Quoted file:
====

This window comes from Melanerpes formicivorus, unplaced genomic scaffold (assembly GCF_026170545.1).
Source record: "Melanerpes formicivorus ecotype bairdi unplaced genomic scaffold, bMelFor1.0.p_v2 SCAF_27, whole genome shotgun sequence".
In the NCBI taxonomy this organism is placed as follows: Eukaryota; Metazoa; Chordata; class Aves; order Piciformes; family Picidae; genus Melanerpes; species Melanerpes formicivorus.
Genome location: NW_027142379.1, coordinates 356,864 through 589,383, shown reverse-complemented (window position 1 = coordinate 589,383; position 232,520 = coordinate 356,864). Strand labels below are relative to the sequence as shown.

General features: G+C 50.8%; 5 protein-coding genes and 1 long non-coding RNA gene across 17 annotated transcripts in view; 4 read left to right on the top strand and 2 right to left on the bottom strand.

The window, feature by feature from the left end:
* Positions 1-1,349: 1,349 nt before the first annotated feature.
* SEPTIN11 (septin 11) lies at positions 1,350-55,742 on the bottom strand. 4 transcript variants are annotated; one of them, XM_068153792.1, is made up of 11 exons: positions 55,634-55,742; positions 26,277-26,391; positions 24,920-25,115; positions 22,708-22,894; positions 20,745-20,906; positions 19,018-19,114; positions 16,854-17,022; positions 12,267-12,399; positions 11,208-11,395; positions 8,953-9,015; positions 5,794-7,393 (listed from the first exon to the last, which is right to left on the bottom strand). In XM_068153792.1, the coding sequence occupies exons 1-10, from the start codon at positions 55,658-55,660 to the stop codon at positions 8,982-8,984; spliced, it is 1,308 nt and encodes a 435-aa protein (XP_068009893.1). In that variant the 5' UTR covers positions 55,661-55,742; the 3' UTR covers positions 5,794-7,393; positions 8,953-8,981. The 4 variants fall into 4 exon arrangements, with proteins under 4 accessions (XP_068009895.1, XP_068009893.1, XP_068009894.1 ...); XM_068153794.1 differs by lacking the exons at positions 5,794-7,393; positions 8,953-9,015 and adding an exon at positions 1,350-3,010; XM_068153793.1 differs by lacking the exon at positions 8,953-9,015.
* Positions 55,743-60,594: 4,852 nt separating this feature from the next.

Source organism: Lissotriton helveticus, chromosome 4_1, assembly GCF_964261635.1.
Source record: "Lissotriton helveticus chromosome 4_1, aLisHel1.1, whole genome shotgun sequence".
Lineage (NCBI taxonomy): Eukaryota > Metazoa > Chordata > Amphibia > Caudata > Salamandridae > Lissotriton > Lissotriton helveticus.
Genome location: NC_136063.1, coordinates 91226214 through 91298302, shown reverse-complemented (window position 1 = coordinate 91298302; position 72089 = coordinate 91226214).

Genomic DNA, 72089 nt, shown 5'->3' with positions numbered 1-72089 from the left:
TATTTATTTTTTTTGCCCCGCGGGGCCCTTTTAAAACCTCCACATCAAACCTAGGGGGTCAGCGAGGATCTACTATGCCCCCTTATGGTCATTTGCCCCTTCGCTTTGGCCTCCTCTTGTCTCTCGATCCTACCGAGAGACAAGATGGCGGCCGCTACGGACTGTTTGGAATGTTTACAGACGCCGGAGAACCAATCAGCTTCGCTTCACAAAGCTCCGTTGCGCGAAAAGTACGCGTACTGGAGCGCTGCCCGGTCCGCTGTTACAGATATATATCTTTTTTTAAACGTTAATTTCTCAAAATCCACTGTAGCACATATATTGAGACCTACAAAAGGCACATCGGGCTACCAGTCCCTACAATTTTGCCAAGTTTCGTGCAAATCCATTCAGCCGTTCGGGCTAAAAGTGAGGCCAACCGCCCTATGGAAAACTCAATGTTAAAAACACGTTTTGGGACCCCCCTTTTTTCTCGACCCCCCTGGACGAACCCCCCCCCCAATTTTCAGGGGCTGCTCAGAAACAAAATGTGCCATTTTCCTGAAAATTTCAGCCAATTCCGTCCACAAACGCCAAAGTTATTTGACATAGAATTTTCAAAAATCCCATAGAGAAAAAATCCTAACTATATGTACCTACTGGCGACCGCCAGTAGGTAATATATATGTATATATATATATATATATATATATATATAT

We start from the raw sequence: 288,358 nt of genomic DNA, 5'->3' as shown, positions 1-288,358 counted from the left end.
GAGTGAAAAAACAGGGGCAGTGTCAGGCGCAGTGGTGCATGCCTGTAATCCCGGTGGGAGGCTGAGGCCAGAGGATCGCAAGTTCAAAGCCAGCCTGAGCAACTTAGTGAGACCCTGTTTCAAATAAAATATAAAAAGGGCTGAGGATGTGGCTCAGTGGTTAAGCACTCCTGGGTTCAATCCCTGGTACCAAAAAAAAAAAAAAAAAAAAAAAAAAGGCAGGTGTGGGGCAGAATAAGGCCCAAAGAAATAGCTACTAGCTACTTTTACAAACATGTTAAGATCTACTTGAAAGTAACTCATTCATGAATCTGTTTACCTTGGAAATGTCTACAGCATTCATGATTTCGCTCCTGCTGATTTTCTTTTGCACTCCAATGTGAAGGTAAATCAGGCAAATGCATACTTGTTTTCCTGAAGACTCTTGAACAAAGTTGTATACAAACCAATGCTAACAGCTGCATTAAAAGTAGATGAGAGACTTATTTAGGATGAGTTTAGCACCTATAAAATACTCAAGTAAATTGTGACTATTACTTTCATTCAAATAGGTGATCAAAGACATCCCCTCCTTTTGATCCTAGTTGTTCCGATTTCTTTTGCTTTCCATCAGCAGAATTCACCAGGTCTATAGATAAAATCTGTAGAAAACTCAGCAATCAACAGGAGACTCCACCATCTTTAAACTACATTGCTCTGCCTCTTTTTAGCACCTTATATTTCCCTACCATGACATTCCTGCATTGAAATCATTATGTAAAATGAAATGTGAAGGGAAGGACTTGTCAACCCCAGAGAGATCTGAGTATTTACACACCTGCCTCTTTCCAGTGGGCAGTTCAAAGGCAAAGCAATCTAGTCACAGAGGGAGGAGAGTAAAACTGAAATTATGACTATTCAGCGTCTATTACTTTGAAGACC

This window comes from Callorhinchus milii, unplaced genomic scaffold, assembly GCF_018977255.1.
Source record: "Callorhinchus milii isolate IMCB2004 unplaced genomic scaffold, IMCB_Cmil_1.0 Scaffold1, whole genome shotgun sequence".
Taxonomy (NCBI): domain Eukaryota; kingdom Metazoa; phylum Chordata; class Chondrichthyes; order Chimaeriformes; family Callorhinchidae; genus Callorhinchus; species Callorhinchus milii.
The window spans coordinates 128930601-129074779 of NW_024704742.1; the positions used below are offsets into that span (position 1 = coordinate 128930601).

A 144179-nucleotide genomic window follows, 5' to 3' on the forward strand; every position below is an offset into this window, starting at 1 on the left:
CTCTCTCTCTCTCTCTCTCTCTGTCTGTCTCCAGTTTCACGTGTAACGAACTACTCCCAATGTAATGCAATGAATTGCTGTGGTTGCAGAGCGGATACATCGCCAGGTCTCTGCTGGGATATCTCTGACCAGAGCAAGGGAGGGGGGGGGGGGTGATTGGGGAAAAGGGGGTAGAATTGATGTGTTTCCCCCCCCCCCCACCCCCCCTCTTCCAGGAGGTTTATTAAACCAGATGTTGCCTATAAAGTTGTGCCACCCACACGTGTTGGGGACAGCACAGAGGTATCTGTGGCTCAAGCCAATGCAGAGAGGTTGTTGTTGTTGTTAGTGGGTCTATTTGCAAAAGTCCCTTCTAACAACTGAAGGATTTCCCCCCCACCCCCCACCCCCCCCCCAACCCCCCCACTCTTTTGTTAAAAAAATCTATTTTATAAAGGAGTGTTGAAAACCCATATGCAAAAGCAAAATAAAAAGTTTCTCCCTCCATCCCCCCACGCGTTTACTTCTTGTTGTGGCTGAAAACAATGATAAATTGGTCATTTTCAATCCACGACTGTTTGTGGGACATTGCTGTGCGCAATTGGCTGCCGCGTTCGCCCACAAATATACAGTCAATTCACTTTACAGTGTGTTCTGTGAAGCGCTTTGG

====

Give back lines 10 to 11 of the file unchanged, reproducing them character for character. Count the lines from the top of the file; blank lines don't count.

Source organism: Lissotriton helveticus, chromosome 4_1, assembly GCF_964261635.1.
Source record: "Lissotriton helveticus chromosome 4_1, aLisHel1.1, whole genome shotgun sequence".